Tag Archives: Beaulieu

Grocery Store Chardonnay Project

Findings include:
• Very drinkable (86 to 87 point) wines can be obtained for as low as $7-9
• While high QPR (quality price ratio) wines can be found at virtually all price points, the highest rated wines (92 and 91+ points) can be found at the $15-20, $20-25 and $30-and-above price ranges
• The $26-30 range contains surprisingly few highly rated wines
• Three U.S. wine firms are responsible for nearly 17% of these wines, and the top eight wine firms own over 37% of these labels
• Nearly 16% of these grocery store Chardonnays exhibited relatively high residual sugar (sweetness)
• Less than 14% of these wines were bottled under screwcap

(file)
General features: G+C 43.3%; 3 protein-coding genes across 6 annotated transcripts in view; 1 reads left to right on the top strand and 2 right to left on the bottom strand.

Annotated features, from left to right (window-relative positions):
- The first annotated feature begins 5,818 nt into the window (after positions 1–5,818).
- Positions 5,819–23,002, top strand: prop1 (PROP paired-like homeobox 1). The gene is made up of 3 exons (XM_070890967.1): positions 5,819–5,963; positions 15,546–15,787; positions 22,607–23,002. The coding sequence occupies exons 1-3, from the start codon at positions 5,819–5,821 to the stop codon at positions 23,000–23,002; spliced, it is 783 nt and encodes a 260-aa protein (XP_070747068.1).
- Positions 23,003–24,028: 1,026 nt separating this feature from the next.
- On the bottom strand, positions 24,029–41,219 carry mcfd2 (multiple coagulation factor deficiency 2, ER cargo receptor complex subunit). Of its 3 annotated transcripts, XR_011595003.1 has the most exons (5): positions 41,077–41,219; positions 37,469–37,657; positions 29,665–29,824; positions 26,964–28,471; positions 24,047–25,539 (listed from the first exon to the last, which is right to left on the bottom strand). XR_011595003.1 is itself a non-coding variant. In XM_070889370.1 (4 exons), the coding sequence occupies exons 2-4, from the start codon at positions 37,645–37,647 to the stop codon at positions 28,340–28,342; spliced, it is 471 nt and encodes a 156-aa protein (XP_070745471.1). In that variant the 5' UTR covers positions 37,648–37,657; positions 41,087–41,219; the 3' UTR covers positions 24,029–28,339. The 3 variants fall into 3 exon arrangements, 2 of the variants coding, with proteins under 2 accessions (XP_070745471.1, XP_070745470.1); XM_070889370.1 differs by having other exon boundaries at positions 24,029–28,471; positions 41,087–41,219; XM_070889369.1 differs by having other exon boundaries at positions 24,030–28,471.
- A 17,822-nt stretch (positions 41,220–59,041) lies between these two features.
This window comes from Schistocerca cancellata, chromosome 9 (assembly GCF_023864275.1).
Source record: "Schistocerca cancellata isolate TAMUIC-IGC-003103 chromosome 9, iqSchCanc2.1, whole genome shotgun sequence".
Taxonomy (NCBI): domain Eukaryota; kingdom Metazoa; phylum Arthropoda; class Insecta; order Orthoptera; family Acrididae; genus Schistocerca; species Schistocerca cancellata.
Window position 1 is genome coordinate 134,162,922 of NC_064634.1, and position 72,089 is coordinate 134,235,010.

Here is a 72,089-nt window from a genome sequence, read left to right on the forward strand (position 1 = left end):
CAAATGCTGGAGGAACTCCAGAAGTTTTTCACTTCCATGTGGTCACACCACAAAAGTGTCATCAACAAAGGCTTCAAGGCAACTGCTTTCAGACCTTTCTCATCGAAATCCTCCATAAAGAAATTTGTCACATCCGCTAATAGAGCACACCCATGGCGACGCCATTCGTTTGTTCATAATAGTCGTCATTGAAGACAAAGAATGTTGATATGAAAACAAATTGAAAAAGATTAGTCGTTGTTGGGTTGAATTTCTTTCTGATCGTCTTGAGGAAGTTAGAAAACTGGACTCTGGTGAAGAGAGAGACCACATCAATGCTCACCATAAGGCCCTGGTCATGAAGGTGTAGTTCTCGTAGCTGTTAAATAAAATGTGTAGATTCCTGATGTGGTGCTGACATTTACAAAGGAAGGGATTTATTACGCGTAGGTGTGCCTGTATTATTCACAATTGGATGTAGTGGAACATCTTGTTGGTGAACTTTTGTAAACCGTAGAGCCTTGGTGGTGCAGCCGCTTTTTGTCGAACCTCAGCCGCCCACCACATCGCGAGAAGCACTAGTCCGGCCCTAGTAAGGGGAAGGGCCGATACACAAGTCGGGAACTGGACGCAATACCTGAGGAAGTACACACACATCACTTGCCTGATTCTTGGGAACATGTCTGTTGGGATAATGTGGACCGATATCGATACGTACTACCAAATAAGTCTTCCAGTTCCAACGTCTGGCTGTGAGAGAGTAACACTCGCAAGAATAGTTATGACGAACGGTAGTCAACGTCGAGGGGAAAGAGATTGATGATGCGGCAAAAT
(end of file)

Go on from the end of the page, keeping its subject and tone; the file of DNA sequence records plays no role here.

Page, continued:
• 6% of the wines were affected by TCA and/or oxidation Continue reading

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Great 1950s Cabernet from California’s Big Four: Beaulieu, Charles Krug, Inglenook & Louis Martini

I’ve written here a number of times about the delights of California Cabernets from the “good old days,” i.e., before the mid-’80s or so, when ripeness, alcohol levels and concentration started to rise significantly. Those reports, however, were on great Cabernets from the late sixties and early seventies–wines that had already established a reputation, from producers who had been at the making of serious Cabernet for a decade or two already. What made this tasting so special and astonishing was that these were great Cabs, that were appealing and well structured, from a time when a handful of pioneers in California were just starting to make serious Cabernet and Bordeaux varietals. Continue reading

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